A large number of GS students are veterans. Of the rest, a surprising number are people with, well, backgrounds that typically disqualify a person from an Ivy League education.
I can't share their stories because they're not mine to share, but I had classmates who were caught (and incarcerated for) drug trafficking and other serious-but-nonviolent crimes. I know this because they told me, and they felt comfortable enough in their academic environment sharing this knowledge. To me, that really says something about not only the admissions process, but also the community and support that they receive as students.
As a non-GS student, I really appreciated this setup. My education would not have been the same had I not been sitting next to these students in our discussion sections for class, or serving on the boards of student organizations with them. And at the same time, they were able to benefit from the structure of a school that was explicitly tailored to students with nontraditional backgrounds.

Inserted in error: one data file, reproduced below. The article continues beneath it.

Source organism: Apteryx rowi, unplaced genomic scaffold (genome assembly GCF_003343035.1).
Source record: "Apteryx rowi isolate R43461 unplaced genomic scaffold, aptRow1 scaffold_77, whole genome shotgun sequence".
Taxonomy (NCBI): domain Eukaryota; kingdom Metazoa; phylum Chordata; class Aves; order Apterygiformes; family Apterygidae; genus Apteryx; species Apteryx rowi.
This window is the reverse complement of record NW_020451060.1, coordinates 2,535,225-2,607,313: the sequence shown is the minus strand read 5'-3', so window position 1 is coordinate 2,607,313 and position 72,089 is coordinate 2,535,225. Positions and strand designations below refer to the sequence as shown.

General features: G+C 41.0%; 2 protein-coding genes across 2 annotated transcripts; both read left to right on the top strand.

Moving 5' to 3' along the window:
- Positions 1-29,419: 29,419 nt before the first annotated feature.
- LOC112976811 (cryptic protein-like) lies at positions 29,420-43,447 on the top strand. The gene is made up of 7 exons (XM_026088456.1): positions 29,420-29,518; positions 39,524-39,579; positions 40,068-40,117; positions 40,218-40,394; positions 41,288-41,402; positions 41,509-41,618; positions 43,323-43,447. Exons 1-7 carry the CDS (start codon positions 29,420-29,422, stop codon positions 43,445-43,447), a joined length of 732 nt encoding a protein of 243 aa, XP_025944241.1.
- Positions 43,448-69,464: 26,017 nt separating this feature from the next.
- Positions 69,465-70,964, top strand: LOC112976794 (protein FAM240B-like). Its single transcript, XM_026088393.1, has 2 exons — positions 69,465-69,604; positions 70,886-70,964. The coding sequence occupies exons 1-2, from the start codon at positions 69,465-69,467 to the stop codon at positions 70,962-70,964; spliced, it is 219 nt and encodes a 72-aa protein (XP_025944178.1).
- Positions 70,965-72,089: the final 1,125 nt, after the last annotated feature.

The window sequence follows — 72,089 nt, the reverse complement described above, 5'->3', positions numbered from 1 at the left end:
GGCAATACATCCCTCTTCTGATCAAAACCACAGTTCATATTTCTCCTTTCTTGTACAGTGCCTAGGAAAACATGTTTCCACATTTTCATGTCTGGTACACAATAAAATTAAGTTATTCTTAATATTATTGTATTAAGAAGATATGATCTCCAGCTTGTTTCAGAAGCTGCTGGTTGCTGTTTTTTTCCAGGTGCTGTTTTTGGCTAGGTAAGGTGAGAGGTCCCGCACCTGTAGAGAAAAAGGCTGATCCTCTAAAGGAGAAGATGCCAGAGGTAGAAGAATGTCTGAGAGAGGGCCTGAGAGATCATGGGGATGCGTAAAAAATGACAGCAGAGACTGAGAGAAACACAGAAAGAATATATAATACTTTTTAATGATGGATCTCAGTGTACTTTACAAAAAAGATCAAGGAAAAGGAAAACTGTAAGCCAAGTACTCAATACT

Columbia could do a lot more to support GS students, as well as support incarcerated prisoners who are not students, but this is something they've been doing for decades without any fanfare at all.
Columbia also has a very long history of accepting veterans who were discharged for being gay, even long before Don't Ask, Don't Tell (Stephen Donaldson was a Columbia student before joining the military). IIRC, many of these discharges would have been dishonorable discharges, which in some states carries the same status as being a convicted felon.
 Partly because Columbia GS is so proactive about recruiting on military bases, and partly because their yellow ribbon matching is so generous.
 I mention nonviolent crimes because that's what (some of) my GS friends shared with me. I don't know of any who were convicted of violent crimes, and I don't know if this is simply selection bias or if there really weren't any.